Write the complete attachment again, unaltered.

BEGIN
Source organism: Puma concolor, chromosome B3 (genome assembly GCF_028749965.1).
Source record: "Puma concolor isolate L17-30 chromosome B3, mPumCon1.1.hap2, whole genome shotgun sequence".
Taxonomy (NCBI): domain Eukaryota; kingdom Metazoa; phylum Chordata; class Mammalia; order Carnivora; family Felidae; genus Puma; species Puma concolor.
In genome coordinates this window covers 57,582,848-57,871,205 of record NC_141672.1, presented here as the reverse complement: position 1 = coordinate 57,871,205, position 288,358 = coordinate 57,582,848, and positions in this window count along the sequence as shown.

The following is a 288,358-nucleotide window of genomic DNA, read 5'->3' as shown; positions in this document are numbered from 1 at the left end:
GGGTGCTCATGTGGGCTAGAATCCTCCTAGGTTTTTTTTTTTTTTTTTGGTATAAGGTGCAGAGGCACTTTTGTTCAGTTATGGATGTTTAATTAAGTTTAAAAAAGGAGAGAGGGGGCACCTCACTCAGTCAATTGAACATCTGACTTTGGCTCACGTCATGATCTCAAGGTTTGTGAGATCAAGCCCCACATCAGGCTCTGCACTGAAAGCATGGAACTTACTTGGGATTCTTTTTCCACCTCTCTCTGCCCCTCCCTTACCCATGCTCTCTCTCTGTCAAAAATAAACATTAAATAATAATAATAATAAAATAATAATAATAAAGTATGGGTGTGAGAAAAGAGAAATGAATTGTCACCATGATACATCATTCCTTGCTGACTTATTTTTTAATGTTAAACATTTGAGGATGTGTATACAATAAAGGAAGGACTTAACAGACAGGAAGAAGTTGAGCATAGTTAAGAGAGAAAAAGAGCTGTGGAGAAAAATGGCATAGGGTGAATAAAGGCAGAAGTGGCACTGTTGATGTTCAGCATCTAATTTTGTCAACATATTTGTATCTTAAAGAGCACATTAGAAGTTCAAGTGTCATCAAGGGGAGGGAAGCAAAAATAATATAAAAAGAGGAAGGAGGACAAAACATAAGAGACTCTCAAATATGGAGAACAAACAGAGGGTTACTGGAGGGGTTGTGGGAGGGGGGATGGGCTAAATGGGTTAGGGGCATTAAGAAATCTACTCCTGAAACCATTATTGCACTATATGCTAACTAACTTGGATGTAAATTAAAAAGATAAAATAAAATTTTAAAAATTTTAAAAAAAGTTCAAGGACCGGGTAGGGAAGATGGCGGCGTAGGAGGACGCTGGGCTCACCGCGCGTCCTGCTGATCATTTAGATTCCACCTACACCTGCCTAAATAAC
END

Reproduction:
Source organism: Puma concolor, chromosome B3 (genome assembly GCF_028749965.1).
Source record: "Puma concolor isolate L17-30 chromosome B3, mPumCon1.1.hap2, whole genome shotgun sequence".
Taxonomy (NCBI): domain Eukaryota; kingdom Metazoa; phylum Chordata; class Mammalia; order Carnivora; family Felidae; genus Puma; species Puma concolor.
In genome coordinates this window covers 57,582,848-57,871,205 of record NC_141672.1, presented here as the reverse complement: position 1 = coordinate 57,871,205, position 288,358 = coordinate 57,582,848, and positions in this window count along the sequence as shown.

The following is a 288,358-nucleotide window of genomic DNA, read 5'->3' as shown; positions in this document are numbered from 1 at the left end:
GGGTGCTCATGTGGGCTAGAATCCTCCTAGGTTTTTTTTTTTTTTTTTGGTATAAGGTGCAGAGGCACTTTTGTTCAGTTATGGATGTTTAATTAAGTTTAAAAAAGGAGAGAGGGGGCACCTCACTCAGTCAATTGAACATCTGACTTTGGCTCACGTCATGATCTCAAGGTTTGTGAGATCAAGCCCCACATCAGGCTCTGCACTGAAAGCATGGAACTTACTTGGGATTCTTTTTCCACCTCTCTCTGCCCCTCCCTTACCCATGCTCTCTCTCTGTCAAAAATAAACATTAAATAATAATAATAATAAAATAATAATAATAAAGTATGGGTGTGAGAAAAGAGAAATGAATTGTCACCATGATACATCATTCCTTGCTGACTTATTTTTTAATGTTAAACATTTGAGGATGTGTATACAATAAAGGAAGGACTTAACAGACAGGAAGAAGTTGAGCATAGTTAAGAGAGAAAAAGAGCTGTGGAGAAAAATGGCATAGGGTGAATAAAGGCAGAAGTGGCACTGTTGATGTTCAGCATCTAATTTTGTCAACATATTTGTATCTTAAAGAGCACATTAGAAGTTCAAGTGTCATCAAGGGGAGGGAAGCAAAAATAATATAAAAAGAGGAAGGAGGACAAAACATAAGAGACTCTCAAATATGGAGAACAAACAGAGGGTTACTGGAGGGGTTGTGGGAGGGGGGATGGGCTAAATGGGTTAGGGGCATTAAGAAATCTACTCCTGAAACCATTATTGCACTATATGCTAACTAACTTGGATGTAAATTAAAAAGATAAAATAAAATTTTAAAAATTTTAAAAAAAGTTCAAGGACCGGGTAGGGAAGATGGCGGCGTAGGAGGACGCTGGGCTCACCGCGCGTCCTGCTGATCATTTAGATTCCACCTACACCTGCCTAAATAAC